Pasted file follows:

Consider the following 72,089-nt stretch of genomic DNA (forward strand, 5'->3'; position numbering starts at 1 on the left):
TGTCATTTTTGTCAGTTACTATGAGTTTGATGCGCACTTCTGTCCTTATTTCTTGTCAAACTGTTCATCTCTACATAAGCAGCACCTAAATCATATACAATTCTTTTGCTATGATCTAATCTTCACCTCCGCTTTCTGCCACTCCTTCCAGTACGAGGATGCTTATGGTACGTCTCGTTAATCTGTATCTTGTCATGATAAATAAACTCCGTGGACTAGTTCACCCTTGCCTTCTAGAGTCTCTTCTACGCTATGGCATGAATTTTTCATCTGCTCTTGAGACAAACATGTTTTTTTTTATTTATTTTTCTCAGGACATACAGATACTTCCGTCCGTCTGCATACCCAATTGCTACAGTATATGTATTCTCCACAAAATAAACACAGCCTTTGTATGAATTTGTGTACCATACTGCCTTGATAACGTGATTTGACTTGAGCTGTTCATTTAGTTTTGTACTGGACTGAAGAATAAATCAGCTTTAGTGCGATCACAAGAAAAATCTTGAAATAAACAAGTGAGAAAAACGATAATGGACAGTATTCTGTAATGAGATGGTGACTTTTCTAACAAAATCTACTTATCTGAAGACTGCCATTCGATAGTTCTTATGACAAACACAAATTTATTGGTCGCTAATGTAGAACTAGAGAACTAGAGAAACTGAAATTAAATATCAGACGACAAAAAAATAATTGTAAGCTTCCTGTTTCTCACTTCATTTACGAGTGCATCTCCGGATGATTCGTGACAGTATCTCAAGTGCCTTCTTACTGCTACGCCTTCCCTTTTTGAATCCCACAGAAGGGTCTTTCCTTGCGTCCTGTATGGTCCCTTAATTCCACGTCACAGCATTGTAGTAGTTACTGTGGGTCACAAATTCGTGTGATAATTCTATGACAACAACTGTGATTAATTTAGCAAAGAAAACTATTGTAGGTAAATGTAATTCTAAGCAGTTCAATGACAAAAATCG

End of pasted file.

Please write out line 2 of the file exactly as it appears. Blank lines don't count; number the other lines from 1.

TGTCATTTTTGTCAGTTACTATGAGTTTGATGCGCACTTCTGTCCTTATTTCTTGTCAAACTGTTCATCTCTACATAAGCAGCACCTAAATCATATACAATTCTTTTGCTATGATCTAATCTTCACCTCCGCTTTCTGCCACTCCTTCCAGTACGAGGATGCTTATGGTACGTCTCGTTAATCTGTATCTTGTCATGATAAATAAACTCCGTGGACTAGTTCACCCTTGCCTTCTAGAGTCTCTTCTACGCTATGGCATGAATTTTTCATCTGCTCTTGAGACAAACATGTTTTTTTTTATTTATTTTTCTCAGGACATACAGATACTTCCGTCCGTCTGCATACCCAATTGCTACAGTATATGTATTCTCCACAAAATAAACACAGCCTTTGTATGAATTTGTGTACCATACTGCCTTGATAACGTGATTTGACTTGAGCTGTTCATTTAGTTTTGTACTGGACTGAAGAATAAATCAGCTTTAGTGCGATCACAAGAAAAATCTTGAAATAAACAAGTGAGAAAAACGATAATGGACAGTATTCTGTAATGAGATGGTGACTTTTCTAACAAAATCTACTTATCTGAAGACTGCCATTCGATAGTTCTTATGACAAACACAAATTTATTGGTCGCTAATGTAGAACTAGAGAACTAGAGAAACTGAAATTAAATATCAGACGACAAAAAAATAATTGTAAGCTTCCTGTTTCTCACTTCATTTACGAGTGCATCTCCGGATGATTCGTGACAGTATCTCAAGTGCCTTCTTACTGCTACGCCTTCCCTTTTTGAATCCCACAGAAGGGTCTTTCCTTGCGTCCTGTATGGTCCCTTAATTCCACGTCACAGCATTGTAGTAGTTACTGTGGGTCACAAATTCGTGTGATAATTCTATGACAACAACTGTGATTAATTTAGCAAAGAAAACTATTGTAGGTAAATGTAATTCTAAGCAGTTCAATGACAAAAATCG